I am a highly organized, intelligent nurse, with extensive experience w/ geriatric pts. I have excellent time mgmt skills, and I love working w/ the elderly.

However, I cannot make bricks without straw. Nor can I take care of residents when all my time is spent running around lokking for supplies and dealing with rediculous time wasters like lack of copy paper, and illegible forms.

I am at the point in my career where I really do not care much about the money anymore. All I want is a POSITIVE, WELL SUPPLIED, ORGANIZED working environment, where I can get just a little respect, and where STAFF AND MGMT REALLY CARE ABOUT THE RESIDENTS.

Well, I have finally given up. I quit the job, and I have vowed never to go back to LTC again. I have worked LTC in two different states, and many different facilities, both as full time staff and as agency. The same, exact problems exist in all of them.

I gave it my best, but I am done.

I hope this info is helpful to you. It was helpful to me to vent!



469 Posts


No words of advise here - I am sorry - l wish l could come up with ideas - we are l think somewhat better off than some of the above descriptions - but aged care as l have said will never be better until we value the aged person - and the peopl who work in them - We can only improve by making all governments understand that they too will get old abd will need someone to care for them - where then will be the people with the skills and who care - no longer in the system - where ever that may be


139 Posts

Originally posted by Hellllllo Nurse

Very aggressive CNAs who think they run the place... Insubordinate, inappropriate, aggresive CNAs are a HUGE problem in LTC. ........

......Well, I have finally given up. I quit the job, and I have vowed never to go back to LTC again.......

..........................................I gave it my best, but I am done.

Hellllllo Nurse.........I hear you :confused:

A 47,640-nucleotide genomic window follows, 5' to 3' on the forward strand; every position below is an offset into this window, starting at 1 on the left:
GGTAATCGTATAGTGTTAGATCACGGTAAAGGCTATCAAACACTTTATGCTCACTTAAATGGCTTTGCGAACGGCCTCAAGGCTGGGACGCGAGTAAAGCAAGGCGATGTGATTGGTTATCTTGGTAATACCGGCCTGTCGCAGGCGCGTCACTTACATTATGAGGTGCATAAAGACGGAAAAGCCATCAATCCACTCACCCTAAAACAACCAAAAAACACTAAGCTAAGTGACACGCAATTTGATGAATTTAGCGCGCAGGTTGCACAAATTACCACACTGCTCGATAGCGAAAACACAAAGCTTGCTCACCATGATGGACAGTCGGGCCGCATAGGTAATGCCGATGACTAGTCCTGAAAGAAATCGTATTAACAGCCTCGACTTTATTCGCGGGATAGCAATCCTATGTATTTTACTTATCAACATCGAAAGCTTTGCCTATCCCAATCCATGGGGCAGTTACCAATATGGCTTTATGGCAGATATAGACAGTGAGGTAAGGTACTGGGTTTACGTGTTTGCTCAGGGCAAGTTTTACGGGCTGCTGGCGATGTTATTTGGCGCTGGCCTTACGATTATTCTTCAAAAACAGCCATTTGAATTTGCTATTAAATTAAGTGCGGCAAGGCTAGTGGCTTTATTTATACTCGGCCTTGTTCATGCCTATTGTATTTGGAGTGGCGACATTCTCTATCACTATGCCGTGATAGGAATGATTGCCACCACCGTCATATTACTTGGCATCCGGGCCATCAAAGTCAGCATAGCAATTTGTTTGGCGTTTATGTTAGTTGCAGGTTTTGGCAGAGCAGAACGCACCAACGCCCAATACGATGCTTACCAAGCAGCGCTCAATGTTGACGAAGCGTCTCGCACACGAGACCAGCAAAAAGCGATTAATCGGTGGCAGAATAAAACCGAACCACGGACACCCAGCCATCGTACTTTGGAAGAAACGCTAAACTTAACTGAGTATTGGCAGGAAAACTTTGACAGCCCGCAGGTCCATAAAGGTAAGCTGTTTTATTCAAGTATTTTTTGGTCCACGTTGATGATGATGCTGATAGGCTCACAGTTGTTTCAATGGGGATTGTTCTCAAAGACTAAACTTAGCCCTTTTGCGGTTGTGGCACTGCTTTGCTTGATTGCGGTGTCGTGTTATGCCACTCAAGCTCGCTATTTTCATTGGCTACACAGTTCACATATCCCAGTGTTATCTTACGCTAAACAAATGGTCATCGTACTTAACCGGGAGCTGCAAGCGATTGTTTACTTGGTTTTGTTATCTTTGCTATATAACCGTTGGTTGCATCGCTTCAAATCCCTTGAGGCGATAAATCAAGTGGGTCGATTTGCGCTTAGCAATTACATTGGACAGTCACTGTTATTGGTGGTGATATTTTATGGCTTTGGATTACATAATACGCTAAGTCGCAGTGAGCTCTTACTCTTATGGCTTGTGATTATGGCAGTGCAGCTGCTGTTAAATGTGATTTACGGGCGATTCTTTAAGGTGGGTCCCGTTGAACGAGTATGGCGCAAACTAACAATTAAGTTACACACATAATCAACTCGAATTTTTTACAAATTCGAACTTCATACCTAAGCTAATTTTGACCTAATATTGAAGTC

Ive been med/charge nurse and finally "manager" of a 51 bed unit

in a small 102 bed facility Ive covered when there was no staff with no OT for "mgt" staff They call it comp time !!?? :sniff:

Ive dealt with no heat and no hot water and telling my staff to fill up pitchers to wash their residents :imbar No syrup for dried out pancakes and kitchen telling us to use jam/jelly instead !!?? No thicket so residents might aspirate. No eggs how the heck do you run out of eggs and there is a supermarket next door !! It was like pulling teeth to get a sandwich but staff could get one easily and probably ate ALL the eggs too. So I send a CNA to the store with my money 3 times a week to get whatever we need to head off complaints from residents and families. I get reimbursed but nothing ever changes. The tub is broken, the roof is leaking, the phones are down, no towels, no sheets, no blankets, no gowns, no tx supplies and ultimately NO STAFF. Anyone remember the nurse who used the enema bag when there were no feeding bags- bad decision- but DON who later denied it told her to use it and improvise when she was called in the middle of the night!!!??

The CNA's are another issue, when they do decide to "show up" the nurses are afraid of them :chair: and begin to doubt themselves and their skills when they are confronted and abused by these bossy controling insubordinate CNA's. They are allowed to behave like this- monsters are created and become the nurses nightmare. It becomes a dangerous situation when the CNA's have control and the nurse is intimidated by them and afraid to tell them to answer a bell- so she runs day and night answering the bells..............Too bad they cant give out your meds or do your charting